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Hannah, is a social media specialist who works with businesses to help them establish and develop their digital presence using proven social media strategies. She works with organisations to build on their knowledge of social media to enable them to become socially independent.
Hannah has eight years marketing and digital communications experience working across the private and non-profit sectors, including working for one of the top digital B2B agencies in theUK, and is now Director of www.capturecommunications.co.uk.
Hi Stephen, your completely right. A blog gives you a platform from which to present your value adding content and social media channels are a mere driver to it. Yes, social media can have value in other ways, but in terms off true value-adding content over social media, a blog is a must. And keeping it fresh and up-to-date is an absolute must, as you say. One other thing I'd add to this is that you must be consistent with blogging. Don't blog six times one week and then once the week after; your audience expects consistency. Thanks for your comment!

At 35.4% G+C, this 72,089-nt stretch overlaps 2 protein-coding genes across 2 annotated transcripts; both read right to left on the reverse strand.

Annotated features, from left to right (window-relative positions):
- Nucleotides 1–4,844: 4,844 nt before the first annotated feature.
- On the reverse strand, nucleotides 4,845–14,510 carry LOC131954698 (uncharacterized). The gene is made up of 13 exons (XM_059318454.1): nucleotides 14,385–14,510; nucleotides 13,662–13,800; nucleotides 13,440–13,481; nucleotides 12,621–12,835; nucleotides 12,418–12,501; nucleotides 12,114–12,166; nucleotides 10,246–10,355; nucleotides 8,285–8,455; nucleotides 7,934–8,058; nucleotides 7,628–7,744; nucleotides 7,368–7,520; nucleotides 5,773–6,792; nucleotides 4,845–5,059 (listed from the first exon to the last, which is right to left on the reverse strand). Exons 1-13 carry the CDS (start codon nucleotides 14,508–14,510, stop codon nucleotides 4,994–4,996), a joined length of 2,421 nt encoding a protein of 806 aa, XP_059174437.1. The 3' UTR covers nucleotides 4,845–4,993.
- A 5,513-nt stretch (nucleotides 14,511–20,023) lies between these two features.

Hi Randy, purely from the fact that I struggle to find to blog myself!
Hi Natalie, you make a really good point. My answer would be that 'it will depend'. By which I mean, if your target market is predominantly Facebook based, investing in promoted posts etc. is going to be 100% worthwhile. So brands in the B2C space will still want to be sharing their top content here and getting the engagement they crave - simply because this is where their target market resides.
Having said this, in a handful of years, the balance may have changed. For example, Twittier is currently undertaking some huge visual changes in order to appeal to the masses - it's becoming very much like Facebook (sorry if I'm rambling on about something you're already very aware of!) in terms of appearance and user experience and likewise with G+. If this is the case, and the same target markets shift their focus onto these networks as opposed to FB, then yes, I think you'd definitely see a decline in the quality and investment that brands would invest into Facebook.
If your target market has a dominant presence on other networks. I also think you're correct - focus will shift to these other networks and Facebook will just 'exist'.
Thanks for your comment :-)
Thanks for the comment. Let me take a look at the video and get back to you. Thanks, Hannah
Hi Ajay, thanks so much for you comment. I'm glad you've found it useful.